That’s why they have nasty comments. Because to them, writing is, is—I’m not saying this about all writers, but to those people, writing is about their identity, and part of their identity is exclusion. “You’re not allowed in my club. I made this club, and you’re not, because you write down-market vampire novels for white trash in Nebraska.” Which I think is total bulls**t, but that’s just how those people think. And it’s one of those things that’s hard to understand until you actually talk to them and you actually work through it, and you realize, “Wow, these people are such incredible elitist snobs, and in the worst way. They basically think what makes them special is that they’re in a small club, and the only way they can feel good is if other people are excluded.”

And to me, that’s awful. And to most people, I think,

any idea should compete on its merits, in a fair marketplace, and that’s what self-publishing has allowed,

and that’s why you’ve seen the death of the literary novel, because, guess what, most literary novels are terrible. They’re just terrible, and no one wants to read them. That’s just the reality of it; they just are.

Joanna: I’m not going to come back on all of that, but the one thing I think is interesting is the permission aspect. I think what you’ve got and what I’ve got is, we do not like asking permission. That is one of the reasons I hate the whole rejection thing; it’s like, “You don’t reject me, because I’m not asking for your permission.” But many authors don’t have that entrepreneurial streak.

So, in “Bookstrapper,” you say in the first chapter, “You’re in charge of the marketing.” But how do authors get more entrepreneurial with their whole attitude?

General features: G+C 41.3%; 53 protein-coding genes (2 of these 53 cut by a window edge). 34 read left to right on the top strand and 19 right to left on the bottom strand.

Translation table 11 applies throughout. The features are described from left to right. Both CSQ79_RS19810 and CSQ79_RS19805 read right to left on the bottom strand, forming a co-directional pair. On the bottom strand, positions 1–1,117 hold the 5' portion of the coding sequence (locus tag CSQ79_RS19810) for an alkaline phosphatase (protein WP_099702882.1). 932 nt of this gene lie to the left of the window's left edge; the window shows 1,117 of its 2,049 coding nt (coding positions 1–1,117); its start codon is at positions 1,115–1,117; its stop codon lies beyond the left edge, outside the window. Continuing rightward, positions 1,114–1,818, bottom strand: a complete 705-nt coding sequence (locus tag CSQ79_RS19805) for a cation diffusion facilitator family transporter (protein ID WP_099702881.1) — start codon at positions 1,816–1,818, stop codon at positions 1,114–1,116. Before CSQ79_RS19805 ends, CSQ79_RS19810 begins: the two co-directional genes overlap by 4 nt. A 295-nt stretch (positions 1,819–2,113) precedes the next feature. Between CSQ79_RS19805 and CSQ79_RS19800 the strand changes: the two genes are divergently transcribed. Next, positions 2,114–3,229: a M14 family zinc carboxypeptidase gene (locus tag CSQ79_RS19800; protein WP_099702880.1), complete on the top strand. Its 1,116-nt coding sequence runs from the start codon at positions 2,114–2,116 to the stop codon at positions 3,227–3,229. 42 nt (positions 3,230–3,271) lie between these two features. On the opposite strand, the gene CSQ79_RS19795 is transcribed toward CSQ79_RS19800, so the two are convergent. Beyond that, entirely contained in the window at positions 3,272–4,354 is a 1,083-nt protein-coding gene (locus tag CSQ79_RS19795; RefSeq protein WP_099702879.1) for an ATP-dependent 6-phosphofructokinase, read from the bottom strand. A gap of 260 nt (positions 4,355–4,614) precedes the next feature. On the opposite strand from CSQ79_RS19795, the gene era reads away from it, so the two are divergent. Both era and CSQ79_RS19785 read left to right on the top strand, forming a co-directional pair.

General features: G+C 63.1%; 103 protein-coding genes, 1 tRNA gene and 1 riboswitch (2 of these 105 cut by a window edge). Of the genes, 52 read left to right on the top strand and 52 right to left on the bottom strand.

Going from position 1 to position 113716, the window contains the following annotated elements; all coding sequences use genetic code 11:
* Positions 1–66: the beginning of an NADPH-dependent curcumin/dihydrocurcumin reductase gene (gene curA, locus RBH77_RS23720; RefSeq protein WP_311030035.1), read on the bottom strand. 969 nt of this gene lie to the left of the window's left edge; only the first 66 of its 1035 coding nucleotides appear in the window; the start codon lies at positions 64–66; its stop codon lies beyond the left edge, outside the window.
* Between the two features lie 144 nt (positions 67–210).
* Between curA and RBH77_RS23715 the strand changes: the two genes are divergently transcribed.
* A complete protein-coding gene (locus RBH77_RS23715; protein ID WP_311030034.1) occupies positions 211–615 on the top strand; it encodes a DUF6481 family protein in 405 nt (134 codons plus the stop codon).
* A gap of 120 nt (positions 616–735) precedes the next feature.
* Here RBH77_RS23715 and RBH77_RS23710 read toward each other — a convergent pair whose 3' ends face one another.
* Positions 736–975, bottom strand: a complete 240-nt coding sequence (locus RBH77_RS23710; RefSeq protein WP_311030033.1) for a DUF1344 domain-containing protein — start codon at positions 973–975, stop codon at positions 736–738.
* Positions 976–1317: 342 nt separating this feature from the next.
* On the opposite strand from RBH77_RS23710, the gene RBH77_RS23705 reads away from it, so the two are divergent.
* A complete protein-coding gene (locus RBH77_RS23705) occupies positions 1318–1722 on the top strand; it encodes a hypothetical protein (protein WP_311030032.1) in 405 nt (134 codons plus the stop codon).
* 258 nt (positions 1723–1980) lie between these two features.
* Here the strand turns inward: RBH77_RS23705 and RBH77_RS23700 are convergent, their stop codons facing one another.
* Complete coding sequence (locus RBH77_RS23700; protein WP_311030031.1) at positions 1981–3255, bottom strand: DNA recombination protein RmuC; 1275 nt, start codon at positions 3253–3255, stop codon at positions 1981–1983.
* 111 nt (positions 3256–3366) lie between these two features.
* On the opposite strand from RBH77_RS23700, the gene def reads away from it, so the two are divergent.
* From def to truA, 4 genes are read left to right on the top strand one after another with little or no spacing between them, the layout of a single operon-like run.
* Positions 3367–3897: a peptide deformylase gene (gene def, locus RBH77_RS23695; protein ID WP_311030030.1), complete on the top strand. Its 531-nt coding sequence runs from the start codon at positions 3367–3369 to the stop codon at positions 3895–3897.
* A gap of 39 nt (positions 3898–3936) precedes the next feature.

Tucker: These are different things, though. Saying that an, an author needs to be entrepreneurial is not the same as saying an author needs to get permission to write themselves. They’re different things. There are people out there, I think—and that’s the reason Amanda Hocking took a traditional publishing deal, because she didn’t want to do all the things around writing, the business around it. I can actually understand that, as a writer. But if you conflate the two things, you confuse two different issues.

Asking for permission is the same thing as saying, “I’m not allowed to be a writer until I get a book deal,” which to me is ridiculous.

I meet people all the time who are, “Oh, yeah, I want to be an author, tell me how to be an author” and then I look at them and I’m, “You didn’t ask me how to write, you didn’t ask me anything about writing,” and, “Oh right, I just want to be an author”. “Well, that is what being an author is!” They’re looking at all the, “Oh, you’re famous and you’re respected and girls like you and you make money and you blah, blah, blah,” and I’m, “Wait, I did all that because I wrote stuff people want to read: that’s where it all starts, being an author.”

So, I think your point is a good one.

You don’t need permission to be an author. All you need to be an author is an audience. And you get an audience by writing things that other people care about and want to read, that they feel like will help their lives.

Whether it’s fiction or non-fiction. Both. Fiction helps people’s lives, or they would not buy it and read it. Same with non-fiction, because non-fiction tends to have a more direct ROI.

Now, that’s a different question. If you’re an author, and you don’t want to be entrepreneurial, I get that. Because for a lot of people, being entrepreneurial is about thinking about how to solve problems, which you actually use different parts of your brain than being creative in the way of thinking about story and about character and things like that. So, I totally understand authors who are, “I just want to write, I don’t want to do the business of writing.” If you’re in that situation, I think you need to hire people who are good at the things you’re not good at.